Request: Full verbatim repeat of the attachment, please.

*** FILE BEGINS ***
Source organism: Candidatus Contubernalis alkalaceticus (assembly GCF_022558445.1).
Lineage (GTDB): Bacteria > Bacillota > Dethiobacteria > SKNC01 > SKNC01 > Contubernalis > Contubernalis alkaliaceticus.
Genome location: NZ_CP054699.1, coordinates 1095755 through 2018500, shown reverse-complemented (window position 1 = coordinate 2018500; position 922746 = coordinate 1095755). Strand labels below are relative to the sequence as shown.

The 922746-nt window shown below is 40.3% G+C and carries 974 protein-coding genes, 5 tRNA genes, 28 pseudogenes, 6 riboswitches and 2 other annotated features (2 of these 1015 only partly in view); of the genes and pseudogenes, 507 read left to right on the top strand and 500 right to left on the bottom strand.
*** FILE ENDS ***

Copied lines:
Source organism: Candidatus Contubernalis alkalaceticus (assembly GCF_022558445.1).
Lineage (GTDB): Bacteria > Bacillota > Dethiobacteria > SKNC01 > SKNC01 > Contubernalis > Contubernalis alkaliaceticus.
Genome location: NZ_CP054699.1, coordinates 1095755 through 2018500, shown reverse-complemented (window position 1 = coordinate 2018500; position 922746 = coordinate 1095755). Strand labels below are relative to the sequence as shown.

The 922746-nt window shown below is 40.3% G+C and carries 974 protein-coding genes, 5 tRNA genes, 28 pseudogenes, 6 riboswitches and 2 other annotated features (2 of these 1015 only partly in view); of the genes and pseudogenes, 507 read left to right on the top strand and 500 right to left on the bottom strand.